Which raises the question: Was Slocum’s golden age of sail all that golden? Well, yes and no. Many of the crews of these big and beautiful square-riggers were, according to at least one account, filled by “moronic bipeds” — drunken, violent lowlifes with no other options. And yet, Wolff points out, the skills required to work these ships were considerable. “Anyone who has struggled — from the comfort of a cozy easy chair in front of a cheering fire — to comprehend the names and purposes of the parts aboard one of Patrick O’Brian’s ships will appreciate the complexity of a novice seaman’s task.” In the end, Wolff, like most of us with a soft spot for the sea, cannot contain his enthusiasm for the bygone days when huge commercial sailing vessels paused briefly in the harbors of the world like “greyhounds straining sleekly at their heavy chain leashes, about to weigh anchor and fill the sky with canvas and go to the other side of the earth at speeds more appropriate to a locomotive than a boat.”
At the age of 26, during a stop in Sydney, Australia, Slocum fell almost instantly in love with the pretty and determined Virginia Walker. In two weeks’ time they were married. Thus began one of the great, ultimately tragic love stories of the sea. Virginia followed her husband from command to command: fishing for salmon in the northern Pacific, building a boat in the boa-infested jungles of the Philippines and standing at his side as he spectacularly shoehorned the 100-foot bark Amethyst into the crowded anchorage at Hong Kong under the very nose of a British admiral. Not long after, Slocum became part owner and master of one of the largest and most beautiful sailing vessels afloat, the Northern Light. Slocum considered this command to be the highlight of his career, but not Wolff, who rightly points out that “hardheaded prudence often enjoys a holiday when sailboats are being considered.” Although big and beautiful, the Northern Light was anything but well built — an essential fact that Slocum seems to have stubbornly ignored. A poisonous combination of breakdowns and crew problems soon ensnared him in a variety of legal difficulties that ultimately forced him to sell his share of the vessel.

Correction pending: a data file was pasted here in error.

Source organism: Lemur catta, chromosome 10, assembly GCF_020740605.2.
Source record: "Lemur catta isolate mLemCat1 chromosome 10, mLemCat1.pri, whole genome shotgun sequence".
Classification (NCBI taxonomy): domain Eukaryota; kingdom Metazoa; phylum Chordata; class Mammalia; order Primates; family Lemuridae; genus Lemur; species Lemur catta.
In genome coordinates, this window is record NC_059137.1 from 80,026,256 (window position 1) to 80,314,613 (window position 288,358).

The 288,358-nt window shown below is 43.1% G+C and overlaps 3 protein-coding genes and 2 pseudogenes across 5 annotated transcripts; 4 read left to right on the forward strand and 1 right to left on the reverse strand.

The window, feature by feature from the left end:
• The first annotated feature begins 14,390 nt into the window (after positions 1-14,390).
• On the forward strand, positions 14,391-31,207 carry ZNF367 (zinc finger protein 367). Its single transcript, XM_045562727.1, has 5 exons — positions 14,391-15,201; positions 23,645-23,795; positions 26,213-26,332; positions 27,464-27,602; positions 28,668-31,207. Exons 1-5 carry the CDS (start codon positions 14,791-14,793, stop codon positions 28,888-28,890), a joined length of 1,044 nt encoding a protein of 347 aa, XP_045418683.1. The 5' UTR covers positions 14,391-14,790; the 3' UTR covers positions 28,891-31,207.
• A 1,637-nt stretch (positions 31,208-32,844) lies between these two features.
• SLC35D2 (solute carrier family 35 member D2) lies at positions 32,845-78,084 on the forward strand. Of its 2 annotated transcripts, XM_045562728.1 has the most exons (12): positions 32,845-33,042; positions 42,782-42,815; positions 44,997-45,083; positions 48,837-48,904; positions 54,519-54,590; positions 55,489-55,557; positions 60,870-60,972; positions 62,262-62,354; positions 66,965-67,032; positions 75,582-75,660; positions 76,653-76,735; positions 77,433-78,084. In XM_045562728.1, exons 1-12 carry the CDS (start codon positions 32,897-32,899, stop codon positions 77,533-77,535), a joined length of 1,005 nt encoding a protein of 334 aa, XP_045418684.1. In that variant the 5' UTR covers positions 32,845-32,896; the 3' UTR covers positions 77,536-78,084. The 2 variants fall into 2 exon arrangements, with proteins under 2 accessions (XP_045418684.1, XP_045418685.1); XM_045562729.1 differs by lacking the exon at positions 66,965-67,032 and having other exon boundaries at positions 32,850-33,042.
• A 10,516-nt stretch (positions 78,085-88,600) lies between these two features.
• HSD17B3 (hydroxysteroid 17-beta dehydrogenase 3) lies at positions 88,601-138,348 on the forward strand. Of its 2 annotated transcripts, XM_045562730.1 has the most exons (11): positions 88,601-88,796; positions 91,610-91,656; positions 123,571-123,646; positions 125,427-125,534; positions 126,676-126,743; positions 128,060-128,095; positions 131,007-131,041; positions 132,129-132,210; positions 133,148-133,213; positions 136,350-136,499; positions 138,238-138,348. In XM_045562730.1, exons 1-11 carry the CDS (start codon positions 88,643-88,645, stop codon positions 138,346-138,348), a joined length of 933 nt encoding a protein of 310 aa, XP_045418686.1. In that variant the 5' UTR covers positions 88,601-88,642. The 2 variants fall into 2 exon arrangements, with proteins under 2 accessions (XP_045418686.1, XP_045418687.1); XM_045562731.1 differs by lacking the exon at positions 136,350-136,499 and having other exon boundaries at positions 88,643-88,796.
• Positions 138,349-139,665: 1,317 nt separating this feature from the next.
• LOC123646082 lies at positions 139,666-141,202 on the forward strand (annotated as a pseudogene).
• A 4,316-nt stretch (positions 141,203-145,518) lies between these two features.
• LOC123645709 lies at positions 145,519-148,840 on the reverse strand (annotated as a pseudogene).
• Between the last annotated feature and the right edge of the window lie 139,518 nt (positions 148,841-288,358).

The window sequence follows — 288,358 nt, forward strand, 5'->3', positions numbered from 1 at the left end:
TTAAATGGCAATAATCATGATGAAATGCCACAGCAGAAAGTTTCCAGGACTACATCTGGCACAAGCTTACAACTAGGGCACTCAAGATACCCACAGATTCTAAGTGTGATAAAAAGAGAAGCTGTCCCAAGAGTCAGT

With the prices of large, antiquated square-riggers plummeting, Slocum managed to buy the 138-foot Aquidneck at auction. Soon after, however, while the ship was anchored off Buenos Aires, Virginia succumbed to what may have been a congenital heart defect and died at the age of 34. Slocum had lost the love of his life. “Father’s days were done with the passing of mother,” his son Benjamin, who was one of four children, remembered. “They were pals.”
Wolff’s account of his hero’s subsequent, more familiar career as a solo sailor is adroitly and economically told. Wolff speaks of the “imperviousness of Slocum’s emotional bulkheads, tightly sealed against the penetration of despair or complaint.” But as he also points out, “grief is not date-stamped,” and the sadness hidden within Slocum during his globe-girdling voyage is what drives much of the emotional energy of “Sailing Alone Around the World.”
After the publication of his narrative, Slocum’s sadness got the better of him. He purchased a farm for himself and his second wife, Henrietta, on Martha’s Vineyard but seems to have spent most of his days continuing to sail alone on the increasingly dilapidated Spray, heading south in the winter and cruising the Cape and islands in the summer. He was last seen departing the Vineyard in November 1908. What happened after that will never be known. One theory holds that he and the Spray were run down and sunk in the shipping lanes by one of the iron-hulled steamers he so despised — “that in effect,” Wolff writes, “he was murdered by modernity.”